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Altera_Forum
Honored Contributor I
734 Views

Dual speed uart

Hi all,do you know if exist some uart ip with dual speed setting - the first setting speed for TX Uart and the second setting speed for RX UART ?We need send the data from NIOS quickly and read data from serial bus slowly. (In microcontrollers like x51 from Silabs or Atmel uarts have these settings.)I havent found yet any uart ip with this option.Thank you for your answer.Jan Naceradsky, Czech Republic

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Altera_Forum
Honored Contributor I
36 Views

You can simply use two uart controllers, the first for tx only and the second for rx only. 

If the rx part on the first one and the tx part on the other are left unconnected, I believe the synthesis tool  

would remove most of unused logic and you won't have major resource waste compared to a solution with a dual-speed ip.
Altera_Forum
Honored Contributor I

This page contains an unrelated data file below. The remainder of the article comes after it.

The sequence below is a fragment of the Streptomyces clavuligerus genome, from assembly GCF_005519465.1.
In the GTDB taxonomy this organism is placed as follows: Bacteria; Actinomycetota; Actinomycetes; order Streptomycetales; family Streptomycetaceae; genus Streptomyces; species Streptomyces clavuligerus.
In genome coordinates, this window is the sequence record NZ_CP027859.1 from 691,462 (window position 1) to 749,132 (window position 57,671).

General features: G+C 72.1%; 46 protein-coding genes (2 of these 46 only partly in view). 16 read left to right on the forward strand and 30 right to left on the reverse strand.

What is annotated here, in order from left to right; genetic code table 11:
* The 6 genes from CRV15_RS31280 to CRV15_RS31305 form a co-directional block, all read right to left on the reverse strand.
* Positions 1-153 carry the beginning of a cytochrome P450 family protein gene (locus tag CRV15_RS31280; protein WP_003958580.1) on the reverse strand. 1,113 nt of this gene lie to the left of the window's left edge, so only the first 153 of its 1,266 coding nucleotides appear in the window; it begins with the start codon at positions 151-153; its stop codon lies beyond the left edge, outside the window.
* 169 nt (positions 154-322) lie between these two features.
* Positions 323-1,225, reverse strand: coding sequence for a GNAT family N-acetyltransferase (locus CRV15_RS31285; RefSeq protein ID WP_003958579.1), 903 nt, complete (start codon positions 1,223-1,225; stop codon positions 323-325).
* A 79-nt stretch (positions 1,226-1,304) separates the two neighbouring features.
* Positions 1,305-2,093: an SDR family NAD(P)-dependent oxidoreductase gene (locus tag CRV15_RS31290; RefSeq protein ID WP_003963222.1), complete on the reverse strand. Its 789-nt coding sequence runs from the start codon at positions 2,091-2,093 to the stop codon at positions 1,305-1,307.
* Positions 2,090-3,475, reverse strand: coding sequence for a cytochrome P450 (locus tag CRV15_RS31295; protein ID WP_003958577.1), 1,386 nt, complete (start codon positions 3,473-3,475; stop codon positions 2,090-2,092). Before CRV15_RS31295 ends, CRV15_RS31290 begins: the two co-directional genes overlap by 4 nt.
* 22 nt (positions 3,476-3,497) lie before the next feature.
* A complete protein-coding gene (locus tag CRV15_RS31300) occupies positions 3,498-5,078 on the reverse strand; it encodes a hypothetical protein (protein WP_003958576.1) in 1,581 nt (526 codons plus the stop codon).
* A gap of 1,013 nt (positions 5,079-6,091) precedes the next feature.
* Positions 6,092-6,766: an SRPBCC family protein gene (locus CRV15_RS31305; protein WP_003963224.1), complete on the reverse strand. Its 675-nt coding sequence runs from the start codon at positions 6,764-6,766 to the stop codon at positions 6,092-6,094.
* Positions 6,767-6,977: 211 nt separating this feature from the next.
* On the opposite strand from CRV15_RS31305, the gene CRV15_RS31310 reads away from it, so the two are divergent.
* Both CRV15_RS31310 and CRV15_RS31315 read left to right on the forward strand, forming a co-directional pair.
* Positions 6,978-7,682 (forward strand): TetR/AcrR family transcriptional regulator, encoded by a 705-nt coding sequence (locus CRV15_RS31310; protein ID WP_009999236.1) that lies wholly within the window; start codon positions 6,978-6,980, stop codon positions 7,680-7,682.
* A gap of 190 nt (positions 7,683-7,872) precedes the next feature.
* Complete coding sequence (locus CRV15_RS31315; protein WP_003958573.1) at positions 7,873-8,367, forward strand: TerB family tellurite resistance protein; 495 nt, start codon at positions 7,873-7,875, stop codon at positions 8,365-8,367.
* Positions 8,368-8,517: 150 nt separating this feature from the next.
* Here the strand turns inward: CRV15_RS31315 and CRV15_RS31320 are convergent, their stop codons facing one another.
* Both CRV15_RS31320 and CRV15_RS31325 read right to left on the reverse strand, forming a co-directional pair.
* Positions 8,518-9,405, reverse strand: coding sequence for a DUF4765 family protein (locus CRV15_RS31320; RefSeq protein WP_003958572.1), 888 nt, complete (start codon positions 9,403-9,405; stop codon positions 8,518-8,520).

36 Views

Good idea! 

But it doesnt work, how we think. I use fifoed avalon uart and when i connect rx and tx to uart, it takes about 480LEs. When i disconnect rx or tx from uart, it takes about 470-480LEs, too. When i dont use fifo for tx or rx in settings in QSYS, it takes about 370-380LEs. But it is only about 100LEs fewer than all connect uart. Why so few ?
Altera_Forum
Honored Contributor I
36 Views

This makes sense. 

If you configure fifoed rx, the fifo would be implemented even if rx input line is not connected, since fifo can still be accesses from avalon MM slave port; that's why you must explicitly disable it. 

Please note that a fixed resource cost is due to the uart clock and the synchronization with Avalon slave clock and I believe this accounts for a great part of those LEs. 

So I expect the total resource usage would have been similar even with a double speed uart, since this clock related part had to be replicated for rx and tx clocks. 

The real wasted resource are those needed to implement registers available on the slave port which are no more used (i.e. rx register on tx part); they cannot be 

optimized away since you can still rd/wr them. 

 

For example let's suppose that a complete uart requires 500LE, divided this way: 

uart clock control and synchronization: 200LE 

rx stage : 150LE 

tx stage: 50LE 

decoder and registers: 100LE 

With a dual speed ip you'd have to replicate the first block, so you'd get a total 700LE 

With two single speed uarts, you spare 1 rx and 1tx stage and you need a total of 800LE  

Clearly, the benefit of a single dual speed ip depends on the actual resource division, which I don't know
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